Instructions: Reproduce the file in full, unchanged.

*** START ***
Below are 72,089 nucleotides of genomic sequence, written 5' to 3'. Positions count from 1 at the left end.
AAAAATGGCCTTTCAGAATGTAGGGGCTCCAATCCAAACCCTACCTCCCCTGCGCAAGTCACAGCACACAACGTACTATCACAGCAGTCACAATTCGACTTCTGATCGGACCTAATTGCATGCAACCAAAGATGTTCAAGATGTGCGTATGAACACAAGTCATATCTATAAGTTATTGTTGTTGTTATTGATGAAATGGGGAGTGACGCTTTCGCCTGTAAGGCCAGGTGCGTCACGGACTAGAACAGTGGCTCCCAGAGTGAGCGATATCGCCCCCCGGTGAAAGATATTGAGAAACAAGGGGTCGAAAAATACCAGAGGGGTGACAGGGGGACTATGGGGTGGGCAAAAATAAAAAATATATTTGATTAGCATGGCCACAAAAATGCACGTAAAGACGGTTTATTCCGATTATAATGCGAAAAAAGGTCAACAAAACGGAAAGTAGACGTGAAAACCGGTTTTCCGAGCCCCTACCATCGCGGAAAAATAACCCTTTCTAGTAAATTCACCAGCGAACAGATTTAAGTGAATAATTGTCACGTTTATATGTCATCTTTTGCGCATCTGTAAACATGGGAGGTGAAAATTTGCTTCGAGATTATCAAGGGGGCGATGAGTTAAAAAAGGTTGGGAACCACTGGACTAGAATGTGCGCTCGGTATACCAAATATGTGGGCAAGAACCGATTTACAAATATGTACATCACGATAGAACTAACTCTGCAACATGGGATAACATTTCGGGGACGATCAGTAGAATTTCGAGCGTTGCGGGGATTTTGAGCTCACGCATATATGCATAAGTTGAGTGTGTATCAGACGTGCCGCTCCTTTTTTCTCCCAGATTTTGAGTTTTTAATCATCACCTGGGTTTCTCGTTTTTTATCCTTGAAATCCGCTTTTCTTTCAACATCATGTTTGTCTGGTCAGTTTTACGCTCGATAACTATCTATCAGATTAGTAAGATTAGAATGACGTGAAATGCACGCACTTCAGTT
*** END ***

Below are 72,089 nucleotides of genomic sequence, written 5' to 3'. Positions count from 1 at the left end.
AAAAATGGCCTTTCAGAATGTAGGGGCTCCAATCCAAACCCTACCTCCCCTGCGCAAGTCACAGCACACAACGTACTATCACAGCAGTCACAATTCGACTTCTGATCGGACCTAATTGCATGCAACCAAAGATGTTCAAGATGTGCGTATGAACACAAGTCATATCTATAAGTTATTGTTGTTGTTATTGATGAAATGGGGAGTGACGCTTTCGCCTGTAAGGCCAGGTGCGTCACGGACTAGAACAGTGGCTCCCAGAGTGAGCGATATCGCCCCCCGGTGAAAGATATTGAGAAACAAGGGGTCGAAAAATACCAGAGGGGTGACAGGGGGACTATGGGGTGGGCAAAAATAAAAAATATATTTGATTAGCATGGCCACAAAAATGCACGTAAAGACGGTTTATTCCGATTATAATGCGAAAAAAGGTCAACAAAACGGAAAGTAGACGTGAAAACCGGTTTTCCGAGCCCCTACCATCGCGGAAAAATAACCCTTTCTAGTAAATTCACCAGCGAACAGATTTAAGTGAATAATTGTCACGTTTATATGTCATCTTTTGCGCATCTGTAAACATGGGAGGTGAAAATTTGCTTCGAGATTATCAAGGGGGCGATGAGTTAAAAAAGGTTGGGAACCACTGGACTAGAATGTGCGCTCGGTATACCAAATATGTGGGCAAGAACCGATTTACAAATATGTACATCACGATAGAACTAACTCTGCAACATGGGATAACATTTCGGGGACGATCAGTAGAATTTCGAGCGTTGCGGGGATTTTGAGCTCACGCATATATGCATAAGTTGAGTGTGTATCAGACGTGCCGCTCCTTTTTTCTCCCAGATTTTGAGTTTTTAATCATCACCTGGGTTTCTCGTTTTTTATCCTTGAAATCCGCTTTTCTTTCAACATCATGTTTGTCTGGTCAGTTTTACGCTCGATAACTATCTATCAGATTAGTAAGATTAGAATGACGTGAAATGCACGCACTTCAGTT